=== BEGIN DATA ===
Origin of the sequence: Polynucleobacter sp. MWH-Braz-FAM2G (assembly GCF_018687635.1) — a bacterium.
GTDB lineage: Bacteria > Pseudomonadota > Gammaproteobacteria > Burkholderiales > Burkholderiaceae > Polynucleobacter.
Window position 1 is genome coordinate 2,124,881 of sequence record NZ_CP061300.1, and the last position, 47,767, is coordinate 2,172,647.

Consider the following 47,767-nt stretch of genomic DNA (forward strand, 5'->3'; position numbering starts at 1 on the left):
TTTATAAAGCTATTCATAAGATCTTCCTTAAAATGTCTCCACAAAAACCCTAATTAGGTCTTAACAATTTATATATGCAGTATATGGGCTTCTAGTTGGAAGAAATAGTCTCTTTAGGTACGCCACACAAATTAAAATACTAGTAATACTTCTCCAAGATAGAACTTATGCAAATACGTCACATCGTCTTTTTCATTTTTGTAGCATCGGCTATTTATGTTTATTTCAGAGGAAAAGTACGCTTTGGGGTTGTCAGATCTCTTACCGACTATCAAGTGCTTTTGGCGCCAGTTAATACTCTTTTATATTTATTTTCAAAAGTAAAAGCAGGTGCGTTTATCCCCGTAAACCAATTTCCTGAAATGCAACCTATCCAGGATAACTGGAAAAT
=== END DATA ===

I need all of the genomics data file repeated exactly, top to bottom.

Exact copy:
Origin of the sequence: Polynucleobacter sp. MWH-Braz-FAM2G (assembly GCF_018687635.1) — a bacterium.
GTDB lineage: Bacteria > Pseudomonadota > Gammaproteobacteria > Burkholderiales > Burkholderiaceae > Polynucleobacter.
Window position 1 is genome coordinate 2,124,881 of sequence record NZ_CP061300.1, and the last position, 47,767, is coordinate 2,172,647.

Consider the following 47,767-nt stretch of genomic DNA (forward strand, 5'->3'; position numbering starts at 1 on the left):
TTTATAAAGCTATTCATAAGATCTTCCTTAAAATGTCTCCACAAAAACCCTAATTAGGTCTTAACAATTTATATATGCAGTATATGGGCTTCTAGTTGGAAGAAATAGTCTCTTTAGGTACGCCACACAAATTAAAATACTAGTAATACTTCTCCAAGATAGAACTTATGCAAATACGTCACATCGTCTTTTTCATTTTTGTAGCATCGGCTATTTATGTTTATTTCAGAGGAAAAGTACGCTTTGGGGTTGTCAGATCTCTTACCGACTATCAAGTGCTTTTGGCGCCAGTTAATACTCTTTTATATTTATTTTCAAAAGTAAAAGCAGGTGCGTTTATCCCCGTAAACCAATTTCCTGAAATGCAACCTATCCAGGATAACTGGAAAAT